How to Say Younger Brother in the Philippines: Formal and Informal Ways

Greetings! If you’re looking to understand how to say “younger brother” in the Philippines, you’ve come to the right place. In this guide, we’ll explore the various ways to refer to your younger brother in formal and informal situations. Additionally, we’ll touch on any regional variations if necessary. Whether you’re visiting the Philippines or simply interested in the local dialects, this guide will provide you with plenty of tips and examples. So let’s dive in!

Formal Ways to Say Younger Brother

When addressing your younger brother formally, several terms can be used depending on the region. Let’s explore some of the common ones below:

1. “Kapatid na Lalaki”

The most common way to say “younger brother” in a formal setting is “kapatid na lalaki.” This phrase is understood and utilized across the Philippines as a respectful and proper term.

2. “Nakababatang Kapatid na Lalaki”

In more formal contexts, you can use the phrase “nakababatang kapatid na lalaki.” This term specifically refers to the youngest brother.

Informal Ways to Say Younger Brother

When it comes to informal situations, Filipinos often resort to more endearing or playful terms for their younger brother. Here are some examples:

1. “Kuya”

One common way to address your younger brother informally is by using “kuya.” This term is actually more frequently utilized to address an older brother but is also widely accepted to refer to a younger brother, especially within a family setting.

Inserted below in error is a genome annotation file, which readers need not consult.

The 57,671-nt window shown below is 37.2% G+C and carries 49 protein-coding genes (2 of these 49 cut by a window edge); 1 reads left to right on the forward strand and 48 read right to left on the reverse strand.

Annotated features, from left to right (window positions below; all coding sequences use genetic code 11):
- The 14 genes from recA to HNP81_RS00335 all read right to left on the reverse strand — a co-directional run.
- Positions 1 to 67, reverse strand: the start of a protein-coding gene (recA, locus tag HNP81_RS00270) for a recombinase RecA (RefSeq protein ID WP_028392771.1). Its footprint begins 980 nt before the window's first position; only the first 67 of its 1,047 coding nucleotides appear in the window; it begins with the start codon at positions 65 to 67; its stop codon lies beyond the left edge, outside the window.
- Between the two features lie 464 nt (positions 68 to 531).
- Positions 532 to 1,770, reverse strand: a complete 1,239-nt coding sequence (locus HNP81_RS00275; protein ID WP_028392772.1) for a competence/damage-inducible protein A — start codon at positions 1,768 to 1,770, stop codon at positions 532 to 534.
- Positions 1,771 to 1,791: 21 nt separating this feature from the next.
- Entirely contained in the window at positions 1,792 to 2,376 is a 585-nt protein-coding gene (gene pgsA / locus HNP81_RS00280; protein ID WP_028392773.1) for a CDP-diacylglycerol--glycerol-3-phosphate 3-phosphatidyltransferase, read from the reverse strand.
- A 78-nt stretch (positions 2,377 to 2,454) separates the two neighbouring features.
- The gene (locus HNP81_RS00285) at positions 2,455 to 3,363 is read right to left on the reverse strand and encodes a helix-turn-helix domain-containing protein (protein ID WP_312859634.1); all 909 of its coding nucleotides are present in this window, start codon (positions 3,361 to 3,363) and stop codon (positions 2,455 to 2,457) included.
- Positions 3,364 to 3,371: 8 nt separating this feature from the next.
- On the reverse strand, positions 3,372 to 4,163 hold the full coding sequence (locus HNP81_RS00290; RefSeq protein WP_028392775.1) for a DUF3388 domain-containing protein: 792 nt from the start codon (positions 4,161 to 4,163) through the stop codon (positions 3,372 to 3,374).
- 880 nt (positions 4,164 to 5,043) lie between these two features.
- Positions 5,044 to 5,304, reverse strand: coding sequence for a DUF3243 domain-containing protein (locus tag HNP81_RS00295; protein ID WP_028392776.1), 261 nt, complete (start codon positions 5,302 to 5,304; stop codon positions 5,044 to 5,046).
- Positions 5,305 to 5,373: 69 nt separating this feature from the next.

2. “Bunso”

The term “bunso” is often used to refer to the youngest sibling in a family regardless of gender. However, it can also be used specifically for a younger brother.

Regional Variations

While the terms mentioned above are widely understood and used throughout the Philippines, there might be some regional variations worth mentioning:

1. Visayan Region

In the Visayan region, instead of “kuya,” people tend to use “dughan” or “dughan ko” when referring to their younger brother informally.

2. Ilocos Region

In the Ilocos region, specifically in Ilocano, the term “annak” is commonly used to mean “younger brother.” You can address your younger brother informally by simply using their name, followed by “annak” as a term of endearment.

Tips for Usage

When using the terms above, consider the following tips:

  • Always be mindful of the context and the relationship you share with your younger brother. Adjust your choice of terms accordingly.
  • Observe how the locals address their younger brothers and follow suit. This will help you integrate more smoothly into the local culture.
  • If unsure, it’s best to start with the formal terms when meeting new people or engaging in formal situations.


If you have an occasion to make a formal introduction, you can say, “May I introduce my younger brother, John? His name is John, or as we say, kapatid na lalaki.”

Remember, the terms for “younger brother” in the Philippines can vary slightly depending on the region and the context. However, the terms mentioned above will ensure you are understood and appreciated in most situations.

Now that you’ve learned the formal and informal ways to say “younger brother” in the Philippines, apply these terms in your conversations and interactions for a more enriched cultural experience. Enjoy embracing the beautiful Filipino language!

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